Hormones

Your genes control the production of hormones as well as the receptors that interact with the hormones. But your genes don’t act alone – diet and lifestyle also comes into play here.  

These articles cover the recent research on how your genetic variants impact different hormone-related conditions. 

genetics and estrogen metabolism

Estrogen

Estrogen – from how much is made to how it is broken down – is dependent on both genetics and lifestyle factors and affects both men and women. This article explains how estrogen is made, how it is eliminated from the body, which genes are involved, and how this influences the risk of breast cancer, prostate cancer, and fibroids.

Cortisol and HPA Axis Dysfunction

Cortisol is a hormone produced by the adrenal glands in times of stress, and it also plays many roles in your normal bodily functions. It is a multi-purpose hormone that needs to be in the right amount (not too high, not too low) and at the right time. Your genes play a big role in how likely you are to have problems with cortisol.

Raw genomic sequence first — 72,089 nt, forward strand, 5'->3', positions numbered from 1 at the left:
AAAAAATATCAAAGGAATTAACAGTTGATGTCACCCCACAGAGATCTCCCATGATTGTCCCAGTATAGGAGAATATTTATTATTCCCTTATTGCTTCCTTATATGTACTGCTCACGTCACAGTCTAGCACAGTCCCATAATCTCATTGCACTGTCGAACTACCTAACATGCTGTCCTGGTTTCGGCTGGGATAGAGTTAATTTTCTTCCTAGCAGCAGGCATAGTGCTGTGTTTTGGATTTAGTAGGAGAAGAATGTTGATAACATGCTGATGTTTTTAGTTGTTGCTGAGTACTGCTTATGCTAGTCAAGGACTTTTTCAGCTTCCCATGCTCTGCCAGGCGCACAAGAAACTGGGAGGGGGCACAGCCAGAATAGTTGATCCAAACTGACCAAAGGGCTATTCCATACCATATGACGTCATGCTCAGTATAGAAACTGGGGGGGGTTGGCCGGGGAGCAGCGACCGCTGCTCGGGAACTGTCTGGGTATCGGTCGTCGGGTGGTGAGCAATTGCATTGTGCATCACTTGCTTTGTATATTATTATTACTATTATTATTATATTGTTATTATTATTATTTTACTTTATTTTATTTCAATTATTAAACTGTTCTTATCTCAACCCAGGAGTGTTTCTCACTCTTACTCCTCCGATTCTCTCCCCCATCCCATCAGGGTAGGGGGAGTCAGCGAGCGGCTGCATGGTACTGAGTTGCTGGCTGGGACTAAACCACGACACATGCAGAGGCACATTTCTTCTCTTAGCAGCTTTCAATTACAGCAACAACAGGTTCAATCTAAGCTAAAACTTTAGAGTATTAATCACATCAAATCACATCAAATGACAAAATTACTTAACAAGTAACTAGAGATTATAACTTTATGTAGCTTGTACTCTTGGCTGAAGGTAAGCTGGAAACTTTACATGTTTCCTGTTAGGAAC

Thyroid

The thyroid is a master regulator of many of your body’s systems. It is integrally involved in metabolism and helps maintain body temperature, heart rate, breathing, and body weight. Your genes play a big role in how well your thyroid works and how your body produces and converts the different forms of thyroid hormone.

Uterine Fibroids

Uterine fibroids are a problem for a lot of women, especially after age 30. Fibroids are benign tumors that grow in the muscle cells of the uterus. This article will dig into the causes of fibroids, explain how your genetic variants can add to the susceptibility, and offer solutions that are backed by research.